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Max von Sydow
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The pretentious critic Cornelius is writing a biography on a famous cellist and to do some research he goes to stay in his house for a few days. He doesn't manage to get an interview with ... See full summary »
An artist in crisis is haunted by nightmares from the past in Ingmar Bergman's only horror film, which takes place on a windy island. During "the hour of the wolf" - between midnight and dawn - he tells his wife about his most painful memories. Written by
Fredrik Klasson <firstname.lastname@example.org>
"The Hour of the Wolf" is the hour between night and dawn. It is the hour when most people die. It is the hour when the sleepless are haunted by their deepest fear, when ghosts and demons are most powerful.
Bergman defines "The Hour of the Wolf" as "The time between midnight and dawn when most people die, when sleep is deepest, when nightmares are most palatable. It is the hour when the sleepless are pursued by their sharpest anxieties, when ghosts and demons hold sway. The hour of the wolf is also the hour when most children are born." According to "Films in Review" critic Henry Hart in the U.S. it's about 4 a.m. when the body's resistance is least. See more »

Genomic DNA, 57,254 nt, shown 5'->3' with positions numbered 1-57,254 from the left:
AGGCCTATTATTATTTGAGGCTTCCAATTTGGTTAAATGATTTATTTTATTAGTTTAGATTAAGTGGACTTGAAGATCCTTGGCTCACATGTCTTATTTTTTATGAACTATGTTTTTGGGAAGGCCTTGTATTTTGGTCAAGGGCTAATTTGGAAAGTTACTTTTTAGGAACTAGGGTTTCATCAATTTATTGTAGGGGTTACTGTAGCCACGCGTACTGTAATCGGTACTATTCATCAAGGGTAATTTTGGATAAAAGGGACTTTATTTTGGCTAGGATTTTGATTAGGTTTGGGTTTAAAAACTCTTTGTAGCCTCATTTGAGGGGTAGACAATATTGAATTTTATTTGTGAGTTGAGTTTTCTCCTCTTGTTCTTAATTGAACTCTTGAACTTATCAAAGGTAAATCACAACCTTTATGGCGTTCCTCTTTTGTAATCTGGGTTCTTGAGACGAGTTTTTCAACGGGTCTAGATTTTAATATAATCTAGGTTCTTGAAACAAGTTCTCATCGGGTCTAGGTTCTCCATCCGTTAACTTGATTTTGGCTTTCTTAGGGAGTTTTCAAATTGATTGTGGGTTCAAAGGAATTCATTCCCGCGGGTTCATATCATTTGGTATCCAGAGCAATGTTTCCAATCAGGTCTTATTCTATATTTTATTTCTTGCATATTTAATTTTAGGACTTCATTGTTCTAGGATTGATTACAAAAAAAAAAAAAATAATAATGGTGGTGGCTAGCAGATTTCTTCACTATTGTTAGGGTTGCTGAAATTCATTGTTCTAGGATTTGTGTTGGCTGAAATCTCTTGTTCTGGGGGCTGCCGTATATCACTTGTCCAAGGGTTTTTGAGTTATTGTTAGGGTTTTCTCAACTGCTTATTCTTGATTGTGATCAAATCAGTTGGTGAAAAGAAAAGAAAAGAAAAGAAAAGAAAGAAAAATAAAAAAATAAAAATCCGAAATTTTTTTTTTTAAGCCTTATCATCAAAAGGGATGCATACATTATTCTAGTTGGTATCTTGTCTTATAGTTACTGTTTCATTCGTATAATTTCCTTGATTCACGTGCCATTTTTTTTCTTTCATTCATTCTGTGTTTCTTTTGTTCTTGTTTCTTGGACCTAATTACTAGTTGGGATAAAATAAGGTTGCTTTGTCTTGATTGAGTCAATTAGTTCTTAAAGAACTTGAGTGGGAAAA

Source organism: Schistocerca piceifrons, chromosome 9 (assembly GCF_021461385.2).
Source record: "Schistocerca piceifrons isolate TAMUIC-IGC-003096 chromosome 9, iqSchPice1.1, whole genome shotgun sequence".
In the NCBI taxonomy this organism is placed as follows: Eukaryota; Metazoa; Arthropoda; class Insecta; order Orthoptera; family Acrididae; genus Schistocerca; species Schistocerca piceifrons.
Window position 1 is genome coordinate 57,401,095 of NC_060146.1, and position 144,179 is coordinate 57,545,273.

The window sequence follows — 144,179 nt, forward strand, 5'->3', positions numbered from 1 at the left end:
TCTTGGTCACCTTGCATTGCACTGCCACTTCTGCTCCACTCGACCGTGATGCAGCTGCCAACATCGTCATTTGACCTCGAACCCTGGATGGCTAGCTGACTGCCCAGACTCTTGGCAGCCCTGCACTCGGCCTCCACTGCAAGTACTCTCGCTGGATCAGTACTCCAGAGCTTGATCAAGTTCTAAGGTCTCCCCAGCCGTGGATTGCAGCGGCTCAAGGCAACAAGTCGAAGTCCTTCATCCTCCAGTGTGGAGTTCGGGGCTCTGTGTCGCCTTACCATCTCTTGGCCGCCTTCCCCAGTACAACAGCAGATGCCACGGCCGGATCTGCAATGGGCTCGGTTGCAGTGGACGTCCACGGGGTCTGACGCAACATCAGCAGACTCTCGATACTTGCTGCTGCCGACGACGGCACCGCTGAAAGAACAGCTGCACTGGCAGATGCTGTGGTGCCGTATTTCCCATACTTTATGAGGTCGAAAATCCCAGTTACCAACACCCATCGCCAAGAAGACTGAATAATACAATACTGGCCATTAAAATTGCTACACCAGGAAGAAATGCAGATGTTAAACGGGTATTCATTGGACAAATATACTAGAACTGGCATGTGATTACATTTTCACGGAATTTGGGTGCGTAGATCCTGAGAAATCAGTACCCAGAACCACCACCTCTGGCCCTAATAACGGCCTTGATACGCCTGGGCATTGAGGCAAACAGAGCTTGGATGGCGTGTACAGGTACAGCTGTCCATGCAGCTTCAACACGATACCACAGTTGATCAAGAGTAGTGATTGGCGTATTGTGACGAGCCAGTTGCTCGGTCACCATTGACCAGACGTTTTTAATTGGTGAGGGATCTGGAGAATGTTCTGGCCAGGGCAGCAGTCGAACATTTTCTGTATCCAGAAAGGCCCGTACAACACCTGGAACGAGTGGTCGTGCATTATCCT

Baron von Merkens:
You are yourself and yet, not yourself - the ideal state for an amorous encounter.
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"The hour when ghosts and demons are most powerful"
"Hour of the Wolf" (1968) is one of my favorite Bergman's films. I place it close to "Persona" to which it is a perfect matching piece. This impressive and disturbing movie about the loss of sanity by a tormented artist is another magnificent work of Ingmar Bergman, the closest to the horror genre he ever directed with his regular actors, Max von Sydow who is amazing as Johan and his Muse Liv Ullmann who is equally compelling as Alma, Jonah's wife. The film takes place on an isolated, windy island where Johan and pregnant Alma moved in hope for Johan to work on his paintings and where he is haunted by nightmares from the past that may or may not be just his dreams. They come to torture him during The Hour of the Wolf which Bergman describes as "the hour between night and dawn. It is the hour when most people die, when sleep is deepest, when nightmares are more real. It is the hour when the sleepless are haunted by their deepest fear, when ghosts and demons are most powerful. The Hour of the Wolf is also the hour when most children are born."
Bergman has always been obsessed and fascinated by the inner demons that imagination can create and like no other filmmaker has explored the deepest mysteries of human soul and mind.
Surrealistic, Gothic and dark horror film, with its magnificent black and white cinematography provided by Bergman's long time friend and collaborator, Sven Nykvist, "The Hour of the Wolf" is a frightening view of the mind of a mad person.
It's been mentioned in more than one comment and I agree that David Lynch might have seen "Hour of the Wolf" more than once and was influenced by it when working on his own dark and surrealistic "Erazerhead".
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